6 Vulnerable Areas of Your Home and How to Protect Them from Weather Damage
A house is likely to be the biggest and most important investment you make in your life, especially if it’s a home that you’re preparing to rent. It’s important to understand that something as simple as the changing seasons can have a huge impact on it. Most forms of weather damage can be prevented with maintenance, so it’s important to know what to look out for to protect both your home and your investment. Here are some suggestions from Pioneer Enterprises to help keep your property safe from adverse weather.
There are many ways that inclement weather can take a toll on your roof. Hot weather can cause it to expand, while cooler temperatures can make it contract, and drastic changes between the two can cause damage. Strong winds can also damage the structure, and once there is damage, water can easily get in and cause a leak. It’s important to have your roof inspected regularly for signs of damages.
The foundation of your home is arguably its most important feature. Problems with the foundation can be exceptionally expensive to fix, and ignoring them can threaten the structural integrity of your home. Excessive water is one of the biggest threats to your foundation, so focus on controlling the moisture on your lot. This means ensuring sufficient draining by, for instance, cleaning your gutters and spouts and ensuring the ground slopes away from the house. If you have a basement, it’s also important to have a good drainage system in place.
Unlike the roof and foundation, weather-damaged exterior walls are not necessarily a hazard. They can, however, be a huge eyesore and reduce the value of your home. According to the Spruce, common exterior paint issues include blistering, sagging, peeling, and a cracked effect known as alligatoring. While some of these can be fixed with DIY, you should probably hire painters with experience in exterior painting if you want a high-standard, durable job.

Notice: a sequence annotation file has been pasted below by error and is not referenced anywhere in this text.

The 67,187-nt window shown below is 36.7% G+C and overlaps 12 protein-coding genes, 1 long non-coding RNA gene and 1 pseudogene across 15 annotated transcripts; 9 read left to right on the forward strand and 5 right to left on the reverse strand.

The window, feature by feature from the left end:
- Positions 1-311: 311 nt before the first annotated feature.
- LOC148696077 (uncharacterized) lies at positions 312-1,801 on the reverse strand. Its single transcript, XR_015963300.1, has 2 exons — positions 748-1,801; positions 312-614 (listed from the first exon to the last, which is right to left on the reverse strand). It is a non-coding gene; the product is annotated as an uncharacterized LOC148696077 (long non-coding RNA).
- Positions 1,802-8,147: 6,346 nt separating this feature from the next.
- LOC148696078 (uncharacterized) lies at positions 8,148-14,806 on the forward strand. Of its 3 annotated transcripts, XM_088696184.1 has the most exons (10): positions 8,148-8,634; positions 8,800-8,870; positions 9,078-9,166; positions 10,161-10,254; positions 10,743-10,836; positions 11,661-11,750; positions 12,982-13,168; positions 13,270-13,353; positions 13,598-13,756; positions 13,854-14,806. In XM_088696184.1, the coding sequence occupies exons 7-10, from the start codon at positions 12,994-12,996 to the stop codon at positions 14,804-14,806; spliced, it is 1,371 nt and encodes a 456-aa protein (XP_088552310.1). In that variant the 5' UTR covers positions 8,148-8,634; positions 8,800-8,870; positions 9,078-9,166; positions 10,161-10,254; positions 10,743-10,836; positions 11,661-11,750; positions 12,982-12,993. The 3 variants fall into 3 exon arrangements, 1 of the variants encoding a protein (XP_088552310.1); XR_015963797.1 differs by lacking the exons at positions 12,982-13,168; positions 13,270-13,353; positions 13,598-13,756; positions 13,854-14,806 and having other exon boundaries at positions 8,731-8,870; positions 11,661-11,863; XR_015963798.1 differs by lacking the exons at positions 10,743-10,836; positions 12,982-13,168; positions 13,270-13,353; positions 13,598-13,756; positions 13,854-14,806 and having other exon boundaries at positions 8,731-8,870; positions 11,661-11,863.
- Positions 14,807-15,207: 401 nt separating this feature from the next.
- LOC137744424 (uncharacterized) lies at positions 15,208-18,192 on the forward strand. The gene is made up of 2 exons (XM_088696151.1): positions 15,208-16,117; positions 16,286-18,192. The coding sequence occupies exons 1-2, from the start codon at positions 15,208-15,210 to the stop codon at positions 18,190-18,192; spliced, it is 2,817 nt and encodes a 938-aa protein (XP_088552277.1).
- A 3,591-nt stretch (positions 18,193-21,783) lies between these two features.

Bad weather can ruin many aspects of your landscaping, but none are as dangerous as your trees. All it takes is one bad storm for your home to be under threat of falling trees and branches, so you need to be prepared. Geico suggests bringing in an arborist to assess your trees once a year in late spring, and to always check for damage after a large storm.
If you need a tree or branch removed, you’ll need to call on a tree removal service. To find quality professionals, search online to find a well-reviewed tree service you feel you can trust. Always detail the precise nature of the job and insist on an upfront estimate.
On a less urgent note, you may also want to consider your lawn during hot, dry weather. If you’re one of those people who love a good-looking lawn, there are ways to keep it healthy without wasting water. Plant native grasses, monitor moisture levels to avoid overwatering, mow your lawn regularly, and use organic fertilizers wherever you can.
Wood is a living material that reacts strongly to humidity, which is why hardwood floors will expand and contract throughout the year. This is, to some extent, completely normal. In fact, gaps in your hardwood floors are nothing to worry about, as long as they aren’t excessive. That said, regulating the humidity in your home will go a long way toward protecting your hardwood floors over time.
Most people know that freezing weather can cause pipes to burst, but it’s important to remember that extreme heat can also have this effect. The conventional professional advice is to have your pipes checked at least once a year, more frequently if you live in an old house or have old trees. It is also worth having an inspection when moving to a new house.
As you’re preparing your home for renting, budgeting for several maintenance projects can be difficult. If you’re looking for a financial solution, you may have wondered “what does it mean to refinance a house?” Refinancing—applying for a new mortgage with different terms to replace your existing mortgage—can help improve your financial situation in a couple of ways. One way is to lower your monthly mortgage payment to free up some budget room for projects. The other way is to cash out some built up equity in your home to have additional cash on hand.
You may find it useful to create a written maintenance schedule for these different parts of your rental home. Most of these could benefit from at least an annual check, usually in the spring. This will allow you to pick up on damage while preparing for inclement weather. If you’d rather leave rental maintenance and management to someone else, contact Pioneer Enterprises today!